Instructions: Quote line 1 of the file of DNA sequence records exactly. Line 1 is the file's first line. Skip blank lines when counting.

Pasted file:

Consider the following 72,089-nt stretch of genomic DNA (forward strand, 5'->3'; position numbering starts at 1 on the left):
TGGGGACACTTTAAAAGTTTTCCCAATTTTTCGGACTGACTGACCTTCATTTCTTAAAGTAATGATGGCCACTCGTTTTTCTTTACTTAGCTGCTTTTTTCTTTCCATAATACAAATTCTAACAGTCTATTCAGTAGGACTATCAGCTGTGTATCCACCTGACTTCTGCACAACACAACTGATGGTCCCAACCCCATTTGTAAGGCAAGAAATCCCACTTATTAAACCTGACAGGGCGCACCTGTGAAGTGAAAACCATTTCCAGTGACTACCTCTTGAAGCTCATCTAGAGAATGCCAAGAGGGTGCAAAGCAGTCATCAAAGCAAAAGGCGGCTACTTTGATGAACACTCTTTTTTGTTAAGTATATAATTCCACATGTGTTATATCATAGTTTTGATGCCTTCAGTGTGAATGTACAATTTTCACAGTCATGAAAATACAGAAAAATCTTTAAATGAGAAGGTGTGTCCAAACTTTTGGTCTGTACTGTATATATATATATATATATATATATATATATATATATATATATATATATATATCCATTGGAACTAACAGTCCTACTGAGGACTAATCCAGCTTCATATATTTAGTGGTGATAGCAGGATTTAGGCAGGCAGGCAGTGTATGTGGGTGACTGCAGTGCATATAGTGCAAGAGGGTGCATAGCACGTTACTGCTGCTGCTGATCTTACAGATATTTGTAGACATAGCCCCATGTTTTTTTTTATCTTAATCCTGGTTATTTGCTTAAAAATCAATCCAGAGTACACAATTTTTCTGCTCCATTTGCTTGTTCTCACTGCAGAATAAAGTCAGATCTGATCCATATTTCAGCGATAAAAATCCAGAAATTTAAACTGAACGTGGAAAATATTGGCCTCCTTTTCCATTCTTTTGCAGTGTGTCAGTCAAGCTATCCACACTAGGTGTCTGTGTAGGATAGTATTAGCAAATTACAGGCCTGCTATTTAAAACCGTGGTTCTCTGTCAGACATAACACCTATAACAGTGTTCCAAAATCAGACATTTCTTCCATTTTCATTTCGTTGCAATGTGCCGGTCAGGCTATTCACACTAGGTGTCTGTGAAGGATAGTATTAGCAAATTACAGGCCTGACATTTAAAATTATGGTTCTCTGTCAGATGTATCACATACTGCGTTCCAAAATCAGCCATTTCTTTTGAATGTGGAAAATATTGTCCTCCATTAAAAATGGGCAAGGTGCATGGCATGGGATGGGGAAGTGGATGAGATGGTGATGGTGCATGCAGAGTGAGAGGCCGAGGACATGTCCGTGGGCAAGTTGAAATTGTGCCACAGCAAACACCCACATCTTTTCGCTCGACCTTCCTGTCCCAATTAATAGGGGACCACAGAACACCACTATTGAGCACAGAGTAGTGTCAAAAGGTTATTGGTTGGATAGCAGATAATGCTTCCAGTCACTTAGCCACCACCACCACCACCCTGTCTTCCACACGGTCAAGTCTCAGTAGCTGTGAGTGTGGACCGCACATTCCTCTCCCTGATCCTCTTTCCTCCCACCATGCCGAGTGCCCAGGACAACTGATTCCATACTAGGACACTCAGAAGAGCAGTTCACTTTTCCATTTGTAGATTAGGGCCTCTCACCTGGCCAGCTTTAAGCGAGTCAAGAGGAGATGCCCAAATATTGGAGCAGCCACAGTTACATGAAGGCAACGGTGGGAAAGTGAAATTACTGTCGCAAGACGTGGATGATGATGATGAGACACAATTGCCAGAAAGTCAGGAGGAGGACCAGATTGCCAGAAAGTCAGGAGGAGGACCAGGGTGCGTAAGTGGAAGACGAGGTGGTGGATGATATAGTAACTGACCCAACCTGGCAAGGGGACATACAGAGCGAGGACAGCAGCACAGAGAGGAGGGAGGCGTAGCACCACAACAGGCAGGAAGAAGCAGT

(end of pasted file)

Consider the following 72,089-nt stretch of genomic DNA (forward strand, 5'->3'; position numbering starts at 1 on the left):